10-Step Formula for Writing Great Content [Free PDF]
Thanks to the internet, everyone has a voice. And with millions of voices flooding the social sphere, both good and bad content is being published every second. In general, the great content rises to the top and the bad content gets lost in the shuffle. I've been blogging for a little over a year and, believe me, I've had plenty of posts get lost in the shuffle and it's no fun. Do you want people to read what you have to say?
After writing three 1,000+ word posts each week for over a year, I've slowly hammered out a reliable method to structure a post that creates a natural flow for the reader and makes it easier on you, the author. I've built my own method using a combination of ideas and practices from several authors including:
Michael Hyatt: The Anatomy of an Effective Blog Post
Donald Miller: How to Tell a Story
Paul Jarvis: Content marketing isn’t the dirty word you think it is
TRIAC: Paragraph and Paper Organization
The order that they are listed is the order in which they appear in the post. The numbers in parentheses show the order in which you will probably end up doing each step. For example, it's easiest to begin by writing down the main point you're trying to convey (the fifth item on the list) rather than with an image (the first item on the list).
1. Image (10)
A compelling image is often a great way to get people to take a second glance at your content. We are a visual culture and the quicker we can get striking imagery in front of the reader, the more likely we are to get them to spend time reading what we have to say.
2. Title (9)
Admittedly, this is one of my weakest areas. Which, consequently, helps me clearly see the value of it! A catchy title that isn't deceiving, clearly explains what the post is about, yet leaves you wanting more is just the thing to get people to click through to your page.
3. Set Up Your Argument (7)
Start off your post by setting up your argument. Imagine setting the scene in a movie. You're giving the audience all of the relevant information to catch them up on what you're about to say. Go back and reread the first paragraph of this blog post to see what I mean.
4. Introduce the Pain Point (2)
This is where you actually connect with your audience on an emotional level. Introduce the pain point that they can relate to. If you can give a quick anecdote about that particular pain in your life, that always helps to endear the audience to your message.
5. State your Thesis (1)
Give the reader a clear vision for what you are about to tell them. Let them know that the solution to their problems is just ahead and to keep reading! Try to keep your thesis short and to the point and don't use a bunch of fancy words. You're going for clear, direct communication here.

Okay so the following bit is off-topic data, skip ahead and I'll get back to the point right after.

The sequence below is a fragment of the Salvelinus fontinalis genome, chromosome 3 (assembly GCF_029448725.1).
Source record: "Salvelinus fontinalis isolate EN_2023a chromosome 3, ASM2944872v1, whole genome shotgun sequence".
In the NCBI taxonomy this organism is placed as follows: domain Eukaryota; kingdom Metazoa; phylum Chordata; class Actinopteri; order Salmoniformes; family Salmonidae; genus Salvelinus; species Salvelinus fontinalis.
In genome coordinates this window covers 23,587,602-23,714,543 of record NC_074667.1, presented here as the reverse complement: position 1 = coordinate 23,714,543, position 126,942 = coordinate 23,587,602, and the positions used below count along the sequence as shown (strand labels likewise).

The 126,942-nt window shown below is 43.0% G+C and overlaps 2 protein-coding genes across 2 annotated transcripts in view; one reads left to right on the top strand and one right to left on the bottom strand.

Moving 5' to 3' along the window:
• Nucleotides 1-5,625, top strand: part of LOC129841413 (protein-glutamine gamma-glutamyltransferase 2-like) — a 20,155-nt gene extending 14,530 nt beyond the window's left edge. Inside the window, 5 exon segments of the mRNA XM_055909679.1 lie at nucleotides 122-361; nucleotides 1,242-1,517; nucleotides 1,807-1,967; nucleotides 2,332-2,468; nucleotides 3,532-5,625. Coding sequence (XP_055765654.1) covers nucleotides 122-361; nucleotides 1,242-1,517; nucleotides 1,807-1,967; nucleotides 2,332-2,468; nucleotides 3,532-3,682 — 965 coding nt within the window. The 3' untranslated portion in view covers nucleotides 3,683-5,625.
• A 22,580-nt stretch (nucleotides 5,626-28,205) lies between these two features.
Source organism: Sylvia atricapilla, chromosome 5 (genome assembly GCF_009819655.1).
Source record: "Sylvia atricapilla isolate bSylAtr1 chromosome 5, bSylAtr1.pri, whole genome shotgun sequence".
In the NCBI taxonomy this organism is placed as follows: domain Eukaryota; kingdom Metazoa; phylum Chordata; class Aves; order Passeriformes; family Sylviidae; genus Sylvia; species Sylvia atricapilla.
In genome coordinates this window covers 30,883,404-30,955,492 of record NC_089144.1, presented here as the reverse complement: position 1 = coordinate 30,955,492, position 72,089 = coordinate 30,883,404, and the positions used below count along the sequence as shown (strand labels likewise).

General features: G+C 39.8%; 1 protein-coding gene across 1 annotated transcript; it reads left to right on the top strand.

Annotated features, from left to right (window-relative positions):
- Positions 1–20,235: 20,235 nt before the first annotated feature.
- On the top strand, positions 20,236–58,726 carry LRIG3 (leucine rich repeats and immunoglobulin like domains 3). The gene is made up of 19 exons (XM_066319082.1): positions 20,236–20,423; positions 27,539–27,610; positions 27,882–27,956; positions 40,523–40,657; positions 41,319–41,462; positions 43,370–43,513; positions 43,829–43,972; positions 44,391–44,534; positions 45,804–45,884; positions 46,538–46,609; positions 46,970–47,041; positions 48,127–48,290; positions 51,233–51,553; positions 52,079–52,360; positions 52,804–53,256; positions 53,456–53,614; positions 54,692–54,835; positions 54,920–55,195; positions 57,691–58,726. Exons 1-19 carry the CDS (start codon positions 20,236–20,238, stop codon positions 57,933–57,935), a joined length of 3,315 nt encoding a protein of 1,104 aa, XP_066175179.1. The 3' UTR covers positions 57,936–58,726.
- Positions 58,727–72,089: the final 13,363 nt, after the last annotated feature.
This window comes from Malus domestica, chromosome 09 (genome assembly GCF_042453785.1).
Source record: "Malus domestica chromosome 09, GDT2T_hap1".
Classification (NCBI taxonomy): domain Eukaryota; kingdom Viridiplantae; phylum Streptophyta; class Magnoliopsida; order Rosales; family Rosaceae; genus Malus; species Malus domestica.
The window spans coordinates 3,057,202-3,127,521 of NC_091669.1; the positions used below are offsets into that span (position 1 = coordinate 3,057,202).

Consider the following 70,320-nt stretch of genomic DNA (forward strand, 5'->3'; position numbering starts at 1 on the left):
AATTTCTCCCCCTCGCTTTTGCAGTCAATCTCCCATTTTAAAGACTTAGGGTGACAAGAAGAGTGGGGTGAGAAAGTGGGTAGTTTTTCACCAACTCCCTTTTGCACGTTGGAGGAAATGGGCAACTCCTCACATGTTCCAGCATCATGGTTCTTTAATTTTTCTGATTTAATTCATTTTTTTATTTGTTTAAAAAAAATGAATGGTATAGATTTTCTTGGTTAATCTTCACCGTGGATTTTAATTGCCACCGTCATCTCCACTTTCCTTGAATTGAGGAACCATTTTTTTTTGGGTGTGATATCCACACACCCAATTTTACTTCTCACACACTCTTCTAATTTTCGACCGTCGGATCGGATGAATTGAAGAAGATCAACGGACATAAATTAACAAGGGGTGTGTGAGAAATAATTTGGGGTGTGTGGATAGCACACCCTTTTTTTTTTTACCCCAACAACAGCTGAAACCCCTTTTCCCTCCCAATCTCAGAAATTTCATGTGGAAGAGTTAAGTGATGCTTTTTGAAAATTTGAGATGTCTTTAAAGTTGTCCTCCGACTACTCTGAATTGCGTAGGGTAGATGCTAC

6. Flesh it Out (4)
This would be what you're reading right now - the body of the post. Give them the full, fleshed out content. Try to give three or more points just to give the content some meat on its bones.
7. Illustrate your Points (5)
People relate to story. Robert McKee - considered to be THE authority on story - suggests that story calibrates a moral compass in our brains. It gets us on board with the story teller. If you can add in personal anecdotes here, this is a wonderful way to show the audience that you've been in their shoes and you're teaching from experience. I asked my Dad not long ago about how I could improve my writing and he told me, "use more personal stories. People like to be able to relate to the day-to-day lives of the authors they read." Good call, Dad. You and Robert McKee should be friends.
8. Call to Action (6)
Sometimes your call to action is as simple as, "Use what I've taught you." Other times it's more direct and comes with a "Buy Now" button. Whatever the case, give the audience a logical next-step so that they aren't left hanging at the end of your post.
9. Describe the Outcome or Benefit (3)
Remind people of that pain point that you introduced in the beginning. You want to take them back to the reason they wanted to read this post in the first place and then give them the light at the end of the tunnel. What hope are you offering them? Give them a benefit of following your call to action and carrying through with what you've asked of them. The consequences for not following through? The pain.
10. Analysis and Conclusion (8)
However you see fit to wrap up your post, whether a short story, a quote, a recap of your points, it goes here. Tie it up in a nice neat bow and send it on its way.
Unless you're used to the process and it comes naturally, it helps to have this outline taped up to the wall near your workspace so you can reference as you write. I've created a downloadable PDF for you guys.
52 Blog Topics to Get You Started (one per week!)
The great thing about this method is that it's based off of the elements of story that our minds naturally relate to. Not only will it be easier for you to get your thoughts out on paper in a logical flow but it will make it both easy and enjoyable for your readers. Don't settle for mediocre content - make it great. By having a structure that you can reference again and again, you'll find yourself refining the process to fit your own style and audience. Even if you don't follow it religiously, it's a great framework from which to start.